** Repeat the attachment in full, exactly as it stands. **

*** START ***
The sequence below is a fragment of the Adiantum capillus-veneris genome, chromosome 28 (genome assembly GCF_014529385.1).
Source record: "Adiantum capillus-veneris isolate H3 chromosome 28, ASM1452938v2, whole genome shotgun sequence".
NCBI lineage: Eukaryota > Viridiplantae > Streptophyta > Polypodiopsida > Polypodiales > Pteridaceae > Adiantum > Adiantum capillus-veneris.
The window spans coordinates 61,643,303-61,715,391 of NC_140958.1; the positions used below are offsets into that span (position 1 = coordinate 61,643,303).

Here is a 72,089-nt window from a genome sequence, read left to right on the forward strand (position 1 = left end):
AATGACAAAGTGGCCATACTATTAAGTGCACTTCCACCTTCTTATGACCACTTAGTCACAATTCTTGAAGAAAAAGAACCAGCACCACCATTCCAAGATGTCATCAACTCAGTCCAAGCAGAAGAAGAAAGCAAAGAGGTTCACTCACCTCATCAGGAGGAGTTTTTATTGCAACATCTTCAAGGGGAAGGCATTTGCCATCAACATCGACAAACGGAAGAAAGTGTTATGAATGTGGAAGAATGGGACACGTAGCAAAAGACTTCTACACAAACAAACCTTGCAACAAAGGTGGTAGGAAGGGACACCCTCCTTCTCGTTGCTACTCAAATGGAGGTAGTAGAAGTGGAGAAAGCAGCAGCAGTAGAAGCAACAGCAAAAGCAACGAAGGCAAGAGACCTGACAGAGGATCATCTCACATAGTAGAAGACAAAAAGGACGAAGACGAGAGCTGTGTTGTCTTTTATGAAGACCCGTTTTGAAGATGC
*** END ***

The sequence below is a fragment of the Adiantum capillus-veneris genome, chromosome 28 (genome assembly GCF_014529385.1).
Source record: "Adiantum capillus-veneris isolate H3 chromosome 28, ASM1452938v2, whole genome shotgun sequence".
NCBI lineage: Eukaryota > Viridiplantae > Streptophyta > Polypodiopsida > Polypodiales > Pteridaceae > Adiantum > Adiantum capillus-veneris.
The window spans coordinates 61,643,303-61,715,391 of NC_140958.1; the positions used below are offsets into that span (position 1 = coordinate 61,643,303).

Here is a 72,089-nt window from a genome sequence, read left to right on the forward strand (position 1 = left end):
AATGACAAAGTGGCCATACTATTAAGTGCACTTCCACCTTCTTATGACCACTTAGTCACAATTCTTGAAGAAAAAGAACCAGCACCACCATTCCAAGATGTCATCAACTCAGTCCAAGCAGAAGAAGAAAGCAAAGAGGTTCACTCACCTCATCAGGAGGAGTTTTTATTGCAACATCTTCAAGGGGAAGGCATTTGCCATCAACATCGACAAACGGAAGAAAGTGTTATGAATGTGGAAGAATGGGACACGTAGCAAAAGACTTCTACACAAACAAACCTTGCAACAAAGGTGGTAGGAAGGGACACCCTCCTTCTCGTTGCTACTCAAATGGAGGTAGTAGAAGTGGAGAAAGCAGCAGCAGTAGAAGCAACAGCAAAAGCAACGAAGGCAAGAGACCTGACAGAGGATCATCTCACATAGTAGAAGACAAAAAGGACGAAGACGAGAGCTGTGTTGTCTTTTATGAAGACCCGTTTTGAAGATGC